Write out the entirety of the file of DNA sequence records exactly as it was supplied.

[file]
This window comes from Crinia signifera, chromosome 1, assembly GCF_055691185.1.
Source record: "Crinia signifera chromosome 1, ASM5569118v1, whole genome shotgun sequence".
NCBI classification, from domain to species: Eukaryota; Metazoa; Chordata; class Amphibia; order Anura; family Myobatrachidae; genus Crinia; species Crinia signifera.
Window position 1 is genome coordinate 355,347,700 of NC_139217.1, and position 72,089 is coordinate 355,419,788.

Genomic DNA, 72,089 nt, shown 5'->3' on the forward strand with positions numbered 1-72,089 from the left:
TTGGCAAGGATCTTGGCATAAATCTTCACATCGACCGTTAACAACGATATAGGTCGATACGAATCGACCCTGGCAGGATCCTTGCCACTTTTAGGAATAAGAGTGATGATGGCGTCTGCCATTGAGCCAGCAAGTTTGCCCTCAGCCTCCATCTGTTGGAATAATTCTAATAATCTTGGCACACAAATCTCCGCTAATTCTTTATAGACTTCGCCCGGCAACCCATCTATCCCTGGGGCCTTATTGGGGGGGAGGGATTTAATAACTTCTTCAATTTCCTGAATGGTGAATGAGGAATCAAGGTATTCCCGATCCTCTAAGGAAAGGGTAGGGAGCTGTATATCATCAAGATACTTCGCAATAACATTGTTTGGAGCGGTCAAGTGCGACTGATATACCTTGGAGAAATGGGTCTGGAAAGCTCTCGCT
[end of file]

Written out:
This window comes from Crinia signifera, chromosome 1, assembly GCF_055691185.1.
Source record: "Crinia signifera chromosome 1, ASM5569118v1, whole genome shotgun sequence".
NCBI classification, from domain to species: Eukaryota; Metazoa; Chordata; class Amphibia; order Anura; family Myobatrachidae; genus Crinia; species Crinia signifera.
Window position 1 is genome coordinate 355,347,700 of NC_139217.1, and position 72,089 is coordinate 355,419,788.

Genomic DNA, 72,089 nt, shown 5'->3' on the forward strand with positions numbered 1-72,089 from the left:
TTGGCAAGGATCTTGGCATAAATCTTCACATCGACCGTTAACAACGATATAGGTCGATACGAATCGACCCTGGCAGGATCCTTGCCACTTTTAGGAATAAGAGTGATGATGGCGTCTGCCATTGAGCCAGCAAGTTTGCCCTCAGCCTCCATCTGTTGGAATAATTCTAATAATCTTGGCACACAAATCTCCGCTAATTCTTTATAGACTTCGCCCGGCAACCCATCTATCCCTGGGGCCTTATTGGGGGGGAGGGATTTAATAACTTCTTCAATTTCCTGAATGGTGAATGAGGAATCAAGGTATTCCCGATCCTCTAAGGAAAGGGTAGGGAGCTGTATATCATCAAGATACTTCGCAATAACATTGTTTGGAGCGGTCAAGTGCGACTGATATACCTTGGAGAAATGGGTCTGGAAAGCTCTCGCT